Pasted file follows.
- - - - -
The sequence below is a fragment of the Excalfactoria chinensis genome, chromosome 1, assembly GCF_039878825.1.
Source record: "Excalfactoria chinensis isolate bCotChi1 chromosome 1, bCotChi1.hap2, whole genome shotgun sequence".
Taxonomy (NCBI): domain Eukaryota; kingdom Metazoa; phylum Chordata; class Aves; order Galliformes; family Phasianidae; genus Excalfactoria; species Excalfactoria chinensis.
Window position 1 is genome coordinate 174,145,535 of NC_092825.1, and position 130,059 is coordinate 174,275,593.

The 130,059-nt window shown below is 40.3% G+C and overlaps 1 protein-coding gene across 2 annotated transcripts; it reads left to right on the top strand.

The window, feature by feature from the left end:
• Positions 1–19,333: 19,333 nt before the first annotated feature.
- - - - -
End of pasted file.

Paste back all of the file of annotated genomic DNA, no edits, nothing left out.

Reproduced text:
The sequence below is a fragment of the Excalfactoria chinensis genome, chromosome 1, assembly GCF_039878825.1.
Source record: "Excalfactoria chinensis isolate bCotChi1 chromosome 1, bCotChi1.hap2, whole genome shotgun sequence".
Taxonomy (NCBI): domain Eukaryota; kingdom Metazoa; phylum Chordata; class Aves; order Galliformes; family Phasianidae; genus Excalfactoria; species Excalfactoria chinensis.
Window position 1 is genome coordinate 174,145,535 of NC_092825.1, and position 130,059 is coordinate 174,275,593.

The 130,059-nt window shown below is 40.3% G+C and overlaps 1 protein-coding gene across 2 annotated transcripts; it reads left to right on the top strand.

The window, feature by feature from the left end:
• Positions 1–19,333: 19,333 nt before the first annotated feature.